1998 Mastroberardino Taurasi Radici Riserva 


I'm a seasonal wine drinker. In the spring, I find myself craving high-elevation Grenache, Barbera, Pinot Noir or a juicy Frappato. With summer comes the fresh whites of northern Italy and Loire Sauvignon Blanc. Once fall hits, it’s all about Sangiovese and the Rhône. However, as soon as it feels like winter, when sweaters start to be worn indoors and the meals turn meatier and richer, all I want to drink is mature Barolo and Taurasi. It’s at this time of year that I pull a mixed case of the two from my storage, and stand the wines up so that all I need to do is choose, pull, decant and indulge. 

On this evening, with goulash on the menu and good friends on their way, it had to be a Mastroberardino Taurasi Radici Riserva, a wine that I’ve come to depend on for its ability to mature for many decades. For anyone who hasn’t had their mature Taurasi “ah-ha” moment, I urge you to start exploring, especially for fans of Barolo. While Aglianico grown in volcanic soils can seem darker and more animalistic than Nebbiolo in its youth, maybe even coming across as rustic, light-bodied and musky at times, the wines it produces are in fact capable of and often in need of long cellaring to truly blossom. In most cases, elevated acidity carries them through the years, as they slowly flesh out, at times seeming immortal and etched in stone, up until the day that we’re greeted by an aromatic and often-floral menagerie, followed by depths of silk texture and ripe mature fruits. I find the moniker “Barolo of the south” quite fitting, even though many will say it’s just marketing. Either way, there’s nothing quite like a Taurasi in its prime.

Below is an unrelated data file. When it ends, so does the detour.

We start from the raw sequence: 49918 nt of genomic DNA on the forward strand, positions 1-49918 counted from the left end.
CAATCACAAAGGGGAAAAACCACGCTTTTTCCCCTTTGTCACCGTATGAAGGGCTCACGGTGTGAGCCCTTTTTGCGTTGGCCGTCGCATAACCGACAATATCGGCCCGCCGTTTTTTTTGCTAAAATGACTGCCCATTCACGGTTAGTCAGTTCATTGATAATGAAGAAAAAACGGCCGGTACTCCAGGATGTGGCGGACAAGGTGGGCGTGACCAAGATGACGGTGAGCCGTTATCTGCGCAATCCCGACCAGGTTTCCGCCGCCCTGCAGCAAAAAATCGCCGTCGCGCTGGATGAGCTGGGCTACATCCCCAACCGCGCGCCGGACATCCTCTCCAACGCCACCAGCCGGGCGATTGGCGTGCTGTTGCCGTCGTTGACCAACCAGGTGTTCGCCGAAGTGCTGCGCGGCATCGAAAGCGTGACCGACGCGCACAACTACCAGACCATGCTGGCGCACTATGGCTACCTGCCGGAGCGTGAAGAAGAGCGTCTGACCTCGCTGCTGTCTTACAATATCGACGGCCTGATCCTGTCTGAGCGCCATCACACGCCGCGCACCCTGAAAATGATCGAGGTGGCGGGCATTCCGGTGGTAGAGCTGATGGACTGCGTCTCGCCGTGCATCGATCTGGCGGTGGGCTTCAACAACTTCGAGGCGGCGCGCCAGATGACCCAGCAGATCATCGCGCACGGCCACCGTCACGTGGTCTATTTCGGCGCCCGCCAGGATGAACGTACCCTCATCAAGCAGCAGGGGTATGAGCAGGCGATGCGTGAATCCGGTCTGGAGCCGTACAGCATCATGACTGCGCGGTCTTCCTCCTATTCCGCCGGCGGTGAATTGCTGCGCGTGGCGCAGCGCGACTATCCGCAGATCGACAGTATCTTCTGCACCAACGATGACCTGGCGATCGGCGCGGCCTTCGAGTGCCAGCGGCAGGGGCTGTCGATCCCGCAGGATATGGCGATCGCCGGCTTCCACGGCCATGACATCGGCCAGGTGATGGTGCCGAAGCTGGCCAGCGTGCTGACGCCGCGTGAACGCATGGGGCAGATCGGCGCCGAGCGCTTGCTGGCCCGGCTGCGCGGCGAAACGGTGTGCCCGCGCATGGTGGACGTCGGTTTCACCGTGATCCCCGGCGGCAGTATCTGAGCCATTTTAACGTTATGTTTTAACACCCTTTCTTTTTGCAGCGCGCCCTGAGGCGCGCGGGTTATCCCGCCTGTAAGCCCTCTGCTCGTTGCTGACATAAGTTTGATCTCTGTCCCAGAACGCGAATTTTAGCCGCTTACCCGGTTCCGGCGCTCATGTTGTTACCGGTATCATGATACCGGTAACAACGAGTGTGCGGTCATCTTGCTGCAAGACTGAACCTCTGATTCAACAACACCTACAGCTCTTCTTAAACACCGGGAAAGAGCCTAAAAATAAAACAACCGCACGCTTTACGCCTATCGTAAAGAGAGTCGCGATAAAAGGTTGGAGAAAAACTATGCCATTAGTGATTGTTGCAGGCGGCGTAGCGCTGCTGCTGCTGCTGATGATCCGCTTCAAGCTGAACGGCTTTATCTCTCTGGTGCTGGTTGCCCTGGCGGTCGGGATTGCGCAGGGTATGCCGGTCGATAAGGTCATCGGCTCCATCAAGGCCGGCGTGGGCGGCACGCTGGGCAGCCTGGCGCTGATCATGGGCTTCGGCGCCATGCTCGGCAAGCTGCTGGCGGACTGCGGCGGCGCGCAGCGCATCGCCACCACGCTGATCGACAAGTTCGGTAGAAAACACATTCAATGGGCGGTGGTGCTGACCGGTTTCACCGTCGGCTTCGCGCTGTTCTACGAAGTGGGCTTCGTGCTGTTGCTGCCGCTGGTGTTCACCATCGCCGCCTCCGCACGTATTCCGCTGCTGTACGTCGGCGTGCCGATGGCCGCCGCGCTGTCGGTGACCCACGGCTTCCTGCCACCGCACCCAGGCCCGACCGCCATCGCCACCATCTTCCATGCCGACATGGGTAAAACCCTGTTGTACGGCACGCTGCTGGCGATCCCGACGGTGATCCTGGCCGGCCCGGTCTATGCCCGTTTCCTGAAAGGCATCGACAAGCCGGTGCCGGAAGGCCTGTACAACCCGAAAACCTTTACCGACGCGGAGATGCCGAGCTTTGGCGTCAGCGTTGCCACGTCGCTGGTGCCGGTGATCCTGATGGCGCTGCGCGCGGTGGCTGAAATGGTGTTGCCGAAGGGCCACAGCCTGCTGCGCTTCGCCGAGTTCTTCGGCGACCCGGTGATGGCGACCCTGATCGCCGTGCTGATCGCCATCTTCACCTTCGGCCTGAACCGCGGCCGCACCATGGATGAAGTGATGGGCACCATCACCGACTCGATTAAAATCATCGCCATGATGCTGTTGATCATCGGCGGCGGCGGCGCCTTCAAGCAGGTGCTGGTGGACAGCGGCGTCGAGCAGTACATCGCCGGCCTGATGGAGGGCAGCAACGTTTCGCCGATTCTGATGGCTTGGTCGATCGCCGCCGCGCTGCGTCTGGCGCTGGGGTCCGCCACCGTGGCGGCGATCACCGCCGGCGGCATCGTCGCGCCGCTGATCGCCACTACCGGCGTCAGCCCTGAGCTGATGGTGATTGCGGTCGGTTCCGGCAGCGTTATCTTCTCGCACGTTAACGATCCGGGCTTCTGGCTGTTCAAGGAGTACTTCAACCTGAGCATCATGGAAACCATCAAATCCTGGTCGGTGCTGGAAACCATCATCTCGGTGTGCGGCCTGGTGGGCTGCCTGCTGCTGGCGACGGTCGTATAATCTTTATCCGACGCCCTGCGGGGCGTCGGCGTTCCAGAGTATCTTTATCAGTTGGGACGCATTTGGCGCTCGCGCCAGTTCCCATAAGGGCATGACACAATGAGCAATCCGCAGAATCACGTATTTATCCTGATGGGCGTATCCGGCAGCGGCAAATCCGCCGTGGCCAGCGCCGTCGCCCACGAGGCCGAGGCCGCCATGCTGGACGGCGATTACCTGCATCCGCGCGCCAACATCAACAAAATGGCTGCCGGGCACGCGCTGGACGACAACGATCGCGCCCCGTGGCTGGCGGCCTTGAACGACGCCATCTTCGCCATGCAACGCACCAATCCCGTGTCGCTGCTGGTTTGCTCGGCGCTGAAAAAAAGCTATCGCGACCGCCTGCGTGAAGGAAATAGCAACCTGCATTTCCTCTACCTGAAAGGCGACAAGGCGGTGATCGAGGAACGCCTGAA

Going back to this night’s wine from the 1998 vintage - which isn’t considered to be a good year for Campania, having been rainy and warm - it’s still showing quite well. As many experienced wine lovers will tell you, buy the producer, not the vintage. This is a perfect example of a snapshot in the history of Mastroberardino, a winery that had enough faith in the fruit of the vintage to create a Riserva in the first place. That said, I don’t expect the 1998 to get any better than it is today, but it is also in no fear of fast decline, and it’s a perfect way to experience an “ah-ha” moment with mature Taurasi.

The 1998 Taurasi Radici Riserva is rich, dark, earthy and almost animalistic in nature. There’s an initial blast of dried black cherries and currants before an array of leather, sweet tobacco, animal musk, savory herbs and moist ashen-soil comes forward. While its textures are soft, there’s something decidedly feminine, showing wonderful purity and lift. With further time in the glass, the 1998 gains both in volume and depth, with a sweet and sour feel to the black fruits, savory herbs, hints of dried citrus and mineral tones. Residual tannins mount toward the finale; yet they never get in the way, as hints of olive and a twang of savory spice slowly tapers off. There's a gorgeous purity and inner sweetness to the 1998, which makes it so easy to like. This is a beautiful example of a Taurasi that’s sitting comfortably in its drinking window. 92/Drink 2020-2026.